The Bottom Line on HIPAA and Personal Injury Claims
Everyone has heard of HIPAA. And think they understand the law regarding it. You might be surprised to learn some misconceptions. And, how HIPAA applies to personal injury claims. We’re happy to provide you with the basics.
First, you’ve heard the acronym. But, what does HIPAA stand for? It is the federal legislation called the Health Insurance Portability & Accountability Act. You can read a little bit about your overall rights on the federal government’s website.
HIPAA’s basic concern is with protecting patient privacy. Many people are confused as to who is bound by HIPAA regulations. We’ll go over who actually has responsibility.
Entities Bound by HIPAA Laws
We’ve discovered another common misconception. You may think that discussing your case with a friend gives you protection under HIPAA. They owe you no privacy under law. Perhaps they have a moral obligation, but that’s about it. Here are the entities who are not permitted to release any information concerning your medical condition without written authorization:
- Health plans
- Health care clearinghouses – This could be billing companies or community health information services, for example
- Health care providers, such as doctors, physical therapists and hospitals, etc.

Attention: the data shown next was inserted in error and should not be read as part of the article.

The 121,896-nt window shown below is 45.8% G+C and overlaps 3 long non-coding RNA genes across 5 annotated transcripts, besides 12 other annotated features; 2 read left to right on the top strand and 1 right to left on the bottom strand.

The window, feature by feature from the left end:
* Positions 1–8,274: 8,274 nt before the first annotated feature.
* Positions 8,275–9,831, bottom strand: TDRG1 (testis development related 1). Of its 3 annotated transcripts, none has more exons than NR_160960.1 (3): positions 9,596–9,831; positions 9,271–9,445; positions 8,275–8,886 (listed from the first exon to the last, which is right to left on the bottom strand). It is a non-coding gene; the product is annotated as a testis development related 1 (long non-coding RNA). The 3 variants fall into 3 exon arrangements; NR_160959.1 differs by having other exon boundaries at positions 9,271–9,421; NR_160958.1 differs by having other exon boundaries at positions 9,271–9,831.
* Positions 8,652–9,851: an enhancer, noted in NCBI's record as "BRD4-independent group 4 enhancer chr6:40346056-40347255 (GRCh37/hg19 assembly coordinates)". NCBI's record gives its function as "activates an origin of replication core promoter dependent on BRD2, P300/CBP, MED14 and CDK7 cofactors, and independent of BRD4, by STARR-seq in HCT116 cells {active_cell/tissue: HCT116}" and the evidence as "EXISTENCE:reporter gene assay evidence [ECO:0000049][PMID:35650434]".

Workers Compensation Claims and HIPAA Regulations
Were you injured at work? Here’s the first surprise. You may assume that your employer is not permitted to know anything about your medical conditions. Technically, this is true in many cases.
However, workers compensation insurance companies are not bound by HIPAA privacy rules. In fact, medical providers may also turn over requested records to employer without a signed authorization. The caveat is that the individual must have been involved in a work-related accident.
At the Law Offices of Anthony Carbone, we advise our workers compensation clients to speak with us regarding any concerns they may have that their HIPAA rights may have been violated with regards to their claims.
When the Defense Wants Your Records
When you file a claim for personal injury, there is no doubt that defense counsel will want to secure your medical records. They may make a motion to the court for them. The attorneys for the defendant may also subpoena doctor’s records. Or, they may send your legal counsel a medical authorization requesting your signature.
Some defendant’s attorneys will ask plaintiff’s lawyers to supply records. As attorneys who represent those who have suffered personal injury, we have our clients sign medical authorizations so that we can obtain their records for our files. This is done as a matter of course.
We never advise clients to sign blanket medical authorizations without our review. There is a reason to retain experienced legal counsel.
Do you have a personal injury claim? Confused about HIPPA regulations? The Law Offices of Anthony Carbone has many years of experience and is happy to answer questions. Contact us to discuss your concerns.